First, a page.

(b) Reference was made to the case law of the United Kingdom, France and Germany to show that:

(i) pregnancy was not a disease;

(ii) contraception was not regarded as a form of disease therapy;

(iii) contraception was therefore not a method of medical treatment by virtue of national case law or medical definition.

Thus, since the present method claims were directed only to the prevention of pregnancy, no exclusion under Article 52(4) EPC should apply.

(c) According to the established European case law, any exceptions to patentability should be construed narrowly (see, for example, T 320/87 OJ EPO 1990, 71, point 6, and T 19/90 OJ EPO 1990, 476, point 4.5).

In cases T 144/83 (loc.cit.) and T 36/83 (OJ EPO 1986, 295) where no clear distinction was possible between the therapeutic and the cosmetic effect the board did not allow this to work to the disadvantage of the applicant and allowed the method for cosmetic treatment.

In decision T 290/86 (OJ EPO 1992, 414) the board emphasised the importance of the wording of a claim for deciding whether or not a claimed invention should be excluded from patentability under Article 52(4) EPC. In the light of the latter decision, the exclusion from patentability under Article 52(4) EPC would be justified only if the present method claims were directed to "the use of steroids for preventing or alleviating the side effects of LHRH". However, the present claims were directed to a method for preventing pregnancy; thus, they should be allowed.

(d) According to decision T 208/84 (OJ EPO 1987, 14), even if the idea underlying an invention might be considered to reside in a mathematical method (which was per se excluded from patentability under Article 52(2)(a) EPC), a claim directed to a technical process in which the method was used did not seek protection for the mathematical method as such and, therefore, was not excluded from patentability. In the light of said decision, no exclusion under Article 52(4) EPC should apply in the present case because the claimed method of contraception did not seek protection for the therapeutic effect of the added oestrogenic and progestational steroids.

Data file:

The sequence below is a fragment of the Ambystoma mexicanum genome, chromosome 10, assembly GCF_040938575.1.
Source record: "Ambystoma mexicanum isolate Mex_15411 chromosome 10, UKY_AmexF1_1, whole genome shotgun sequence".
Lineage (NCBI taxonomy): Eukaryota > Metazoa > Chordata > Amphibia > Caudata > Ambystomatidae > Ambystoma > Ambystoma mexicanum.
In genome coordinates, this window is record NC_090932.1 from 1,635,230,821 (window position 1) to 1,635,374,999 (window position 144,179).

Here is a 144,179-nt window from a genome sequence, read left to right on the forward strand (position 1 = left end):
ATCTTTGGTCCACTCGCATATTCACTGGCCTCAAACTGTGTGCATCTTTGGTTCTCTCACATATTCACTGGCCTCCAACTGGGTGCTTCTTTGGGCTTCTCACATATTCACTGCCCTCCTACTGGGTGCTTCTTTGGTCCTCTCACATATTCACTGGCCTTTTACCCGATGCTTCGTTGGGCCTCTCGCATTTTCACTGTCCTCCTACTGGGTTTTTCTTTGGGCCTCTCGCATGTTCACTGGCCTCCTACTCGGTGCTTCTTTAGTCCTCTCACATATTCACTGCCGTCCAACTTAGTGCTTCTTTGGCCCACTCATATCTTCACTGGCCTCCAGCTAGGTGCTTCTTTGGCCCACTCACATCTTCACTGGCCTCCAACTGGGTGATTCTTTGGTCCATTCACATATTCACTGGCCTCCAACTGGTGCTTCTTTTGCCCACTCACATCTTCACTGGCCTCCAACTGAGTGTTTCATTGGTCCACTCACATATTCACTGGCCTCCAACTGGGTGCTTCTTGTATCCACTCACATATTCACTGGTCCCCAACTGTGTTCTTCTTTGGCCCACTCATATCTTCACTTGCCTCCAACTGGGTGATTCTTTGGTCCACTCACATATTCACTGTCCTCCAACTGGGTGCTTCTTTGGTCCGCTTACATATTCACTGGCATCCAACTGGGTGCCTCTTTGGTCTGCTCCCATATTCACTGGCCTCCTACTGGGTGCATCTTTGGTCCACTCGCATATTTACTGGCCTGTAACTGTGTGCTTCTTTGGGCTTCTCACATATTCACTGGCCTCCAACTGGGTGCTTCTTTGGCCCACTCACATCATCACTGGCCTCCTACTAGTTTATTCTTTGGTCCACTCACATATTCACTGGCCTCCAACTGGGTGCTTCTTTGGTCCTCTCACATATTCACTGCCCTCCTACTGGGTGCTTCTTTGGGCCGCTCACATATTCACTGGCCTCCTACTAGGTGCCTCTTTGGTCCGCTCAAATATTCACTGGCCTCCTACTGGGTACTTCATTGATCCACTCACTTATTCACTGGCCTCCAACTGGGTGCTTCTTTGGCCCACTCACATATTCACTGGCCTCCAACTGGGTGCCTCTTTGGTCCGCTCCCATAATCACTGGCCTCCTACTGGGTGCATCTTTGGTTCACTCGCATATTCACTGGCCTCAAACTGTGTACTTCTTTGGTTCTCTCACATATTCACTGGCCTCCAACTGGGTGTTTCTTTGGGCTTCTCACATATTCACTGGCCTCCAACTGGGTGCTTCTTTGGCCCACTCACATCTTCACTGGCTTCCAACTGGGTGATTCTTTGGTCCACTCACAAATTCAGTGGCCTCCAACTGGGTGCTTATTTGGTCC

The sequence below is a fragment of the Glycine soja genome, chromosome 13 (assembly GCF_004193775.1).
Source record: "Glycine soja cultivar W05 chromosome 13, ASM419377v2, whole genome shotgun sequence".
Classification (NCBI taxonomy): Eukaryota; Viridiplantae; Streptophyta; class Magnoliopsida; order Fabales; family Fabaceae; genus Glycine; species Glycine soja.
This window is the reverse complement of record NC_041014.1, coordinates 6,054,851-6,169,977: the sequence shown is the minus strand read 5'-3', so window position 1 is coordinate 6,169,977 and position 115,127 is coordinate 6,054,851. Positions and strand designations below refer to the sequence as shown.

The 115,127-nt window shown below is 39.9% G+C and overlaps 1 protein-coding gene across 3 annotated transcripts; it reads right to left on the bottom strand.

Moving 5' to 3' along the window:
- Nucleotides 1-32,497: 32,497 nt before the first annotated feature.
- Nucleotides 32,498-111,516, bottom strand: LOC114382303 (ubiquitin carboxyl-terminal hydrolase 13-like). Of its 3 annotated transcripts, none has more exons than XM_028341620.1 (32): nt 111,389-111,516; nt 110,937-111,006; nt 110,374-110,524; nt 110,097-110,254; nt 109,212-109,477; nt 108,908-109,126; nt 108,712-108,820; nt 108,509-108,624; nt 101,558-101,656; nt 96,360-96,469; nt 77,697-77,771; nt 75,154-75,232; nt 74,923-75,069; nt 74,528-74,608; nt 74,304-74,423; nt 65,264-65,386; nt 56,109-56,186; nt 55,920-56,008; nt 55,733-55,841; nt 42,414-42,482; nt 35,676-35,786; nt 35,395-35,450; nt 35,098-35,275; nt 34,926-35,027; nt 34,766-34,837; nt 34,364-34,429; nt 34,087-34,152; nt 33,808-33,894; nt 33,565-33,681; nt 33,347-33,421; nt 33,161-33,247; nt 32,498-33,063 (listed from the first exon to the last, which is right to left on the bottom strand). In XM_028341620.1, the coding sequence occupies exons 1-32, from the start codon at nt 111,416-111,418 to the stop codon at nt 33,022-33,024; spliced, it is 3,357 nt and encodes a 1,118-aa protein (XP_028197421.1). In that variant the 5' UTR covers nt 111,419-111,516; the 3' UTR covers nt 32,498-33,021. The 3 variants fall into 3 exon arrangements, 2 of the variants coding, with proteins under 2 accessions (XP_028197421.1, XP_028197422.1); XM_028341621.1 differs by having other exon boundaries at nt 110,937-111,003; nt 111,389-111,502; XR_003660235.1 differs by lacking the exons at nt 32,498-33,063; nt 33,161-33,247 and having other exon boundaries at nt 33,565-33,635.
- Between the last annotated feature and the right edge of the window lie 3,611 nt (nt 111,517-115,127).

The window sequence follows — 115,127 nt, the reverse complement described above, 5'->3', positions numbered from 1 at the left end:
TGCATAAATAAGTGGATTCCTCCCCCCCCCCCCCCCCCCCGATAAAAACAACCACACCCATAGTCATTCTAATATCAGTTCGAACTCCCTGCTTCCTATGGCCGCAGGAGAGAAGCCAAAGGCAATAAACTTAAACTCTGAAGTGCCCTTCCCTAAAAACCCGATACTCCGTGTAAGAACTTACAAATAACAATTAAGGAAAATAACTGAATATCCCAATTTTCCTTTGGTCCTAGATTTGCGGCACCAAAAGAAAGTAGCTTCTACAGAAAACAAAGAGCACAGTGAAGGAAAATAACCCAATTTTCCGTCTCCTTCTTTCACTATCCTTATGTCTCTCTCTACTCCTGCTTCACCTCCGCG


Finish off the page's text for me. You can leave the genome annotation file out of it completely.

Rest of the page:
The appellant also submitted other arguments relating to the grounds of rejection by the examining division.

VI. The appellant requested that the decision under appeal be set aside and that a patent be granted on the basis of the main request, or the first auxiliary request or second auxiliary request, as submitted during the oral proceedings.

Reasons for the Decision

1. The appeal is admissible.

2. Formal admissibility of the new sets of claims (Article 123(2) EPC)

Claim 1 of each request has been amended to make clear that the delivery systems actually comprise an LHRH composition and one or more steroids, thus overcoming the clarity objection raised in the first official communication by the board. This amendment finds its basis in the original application documents (see, for example, page 12, lines 11 to 18, and page 4, second paragraph).

Moreover, in claim 1 of all requests and in claim 8 of the main and first auxiliary request the effective amount of the oestrogenic and progestational steroid has been qualified by the introduction of the adverb "physiologically". This amendment finds a basis in the original application documents (see, for example, page 10, lines 21 to 22, and page 11, lines 4 to 5).

Thus, no objection under Article 123(2) EPC arises.

3. Clarity (Article 84 EPC)

The claimed subject-matter is adequately defined to meet the requirements of Article 84 EPC. The adopted functional language ("contraceptive effective amount" and "physiologically effective amount") is allowable and in line with the case law (see in particular T 68/85, OJ EPO 1987, 228).

4. Patentability of the product claims 1 to 7 of all requests